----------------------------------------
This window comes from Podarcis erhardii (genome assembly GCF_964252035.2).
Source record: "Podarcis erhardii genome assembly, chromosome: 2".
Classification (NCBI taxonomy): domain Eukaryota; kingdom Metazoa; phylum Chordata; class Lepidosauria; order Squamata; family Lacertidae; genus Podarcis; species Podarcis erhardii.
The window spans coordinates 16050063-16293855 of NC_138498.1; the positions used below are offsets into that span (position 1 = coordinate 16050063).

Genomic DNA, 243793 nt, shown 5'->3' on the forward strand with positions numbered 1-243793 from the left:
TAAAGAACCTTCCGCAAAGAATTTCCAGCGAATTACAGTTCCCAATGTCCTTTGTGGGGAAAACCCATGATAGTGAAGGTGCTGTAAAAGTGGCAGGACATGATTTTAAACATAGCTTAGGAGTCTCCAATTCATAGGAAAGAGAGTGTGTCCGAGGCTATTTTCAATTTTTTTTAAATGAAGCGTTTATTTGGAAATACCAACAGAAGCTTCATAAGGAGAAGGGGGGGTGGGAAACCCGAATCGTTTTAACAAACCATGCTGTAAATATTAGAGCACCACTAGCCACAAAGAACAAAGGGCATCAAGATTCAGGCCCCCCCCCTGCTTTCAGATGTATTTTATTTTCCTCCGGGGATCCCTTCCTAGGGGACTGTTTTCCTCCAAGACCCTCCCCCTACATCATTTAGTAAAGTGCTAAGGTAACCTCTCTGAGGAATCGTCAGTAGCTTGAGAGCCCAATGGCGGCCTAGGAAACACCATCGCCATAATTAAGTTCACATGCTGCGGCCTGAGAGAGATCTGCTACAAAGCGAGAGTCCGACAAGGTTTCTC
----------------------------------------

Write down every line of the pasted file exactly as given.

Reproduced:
This window comes from Podarcis erhardii (genome assembly GCF_964252035.2).
Source record: "Podarcis erhardii genome assembly, chromosome: 2".
Classification (NCBI taxonomy): domain Eukaryota; kingdom Metazoa; phylum Chordata; class Lepidosauria; order Squamata; family Lacertidae; genus Podarcis; species Podarcis erhardii.
The window spans coordinates 16050063-16293855 of NC_138498.1; the positions used below are offsets into that span (position 1 = coordinate 16050063).

Genomic DNA, 243793 nt, shown 5'->3' on the forward strand with positions numbered 1-243793 from the left:
TAAAGAACCTTCCGCAAAGAATTTCCAGCGAATTACAGTTCCCAATGTCCTTTGTGGGGAAAACCCATGATAGTGAAGGTGCTGTAAAAGTGGCAGGACATGATTTTAAACATAGCTTAGGAGTCTCCAATTCATAGGAAAGAGAGTGTGTCCGAGGCTATTTTCAATTTTTTTTAAATGAAGCGTTTATTTGGAAATACCAACAGAAGCTTCATAAGGAGAAGGGGGGGTGGGAAACCCGAATCGTTTTAACAAACCATGCTGTAAATATTAGAGCACCACTAGCCACAAAGAACAAAGGGCATCAAGATTCAGGCCCCCCCCCTGCTTTCAGATGTATTTTATTTTCCTCCGGGGATCCCTTCCTAGGGGACTGTTTTCCTCCAAGACCCTCCCCCTACATCATTTAGTAAAGTGCTAAGGTAACCTCTCTGAGGAATCGTCAGTAGCTTGAGAGCCCAATGGCGGCCTAGGAAACACCATCGCCATAATTAAGTTCACATGCTGCGGCCTGAGAGAGATCTGCTACAAAGCGAGAGTCCGACAAGGTTTCTC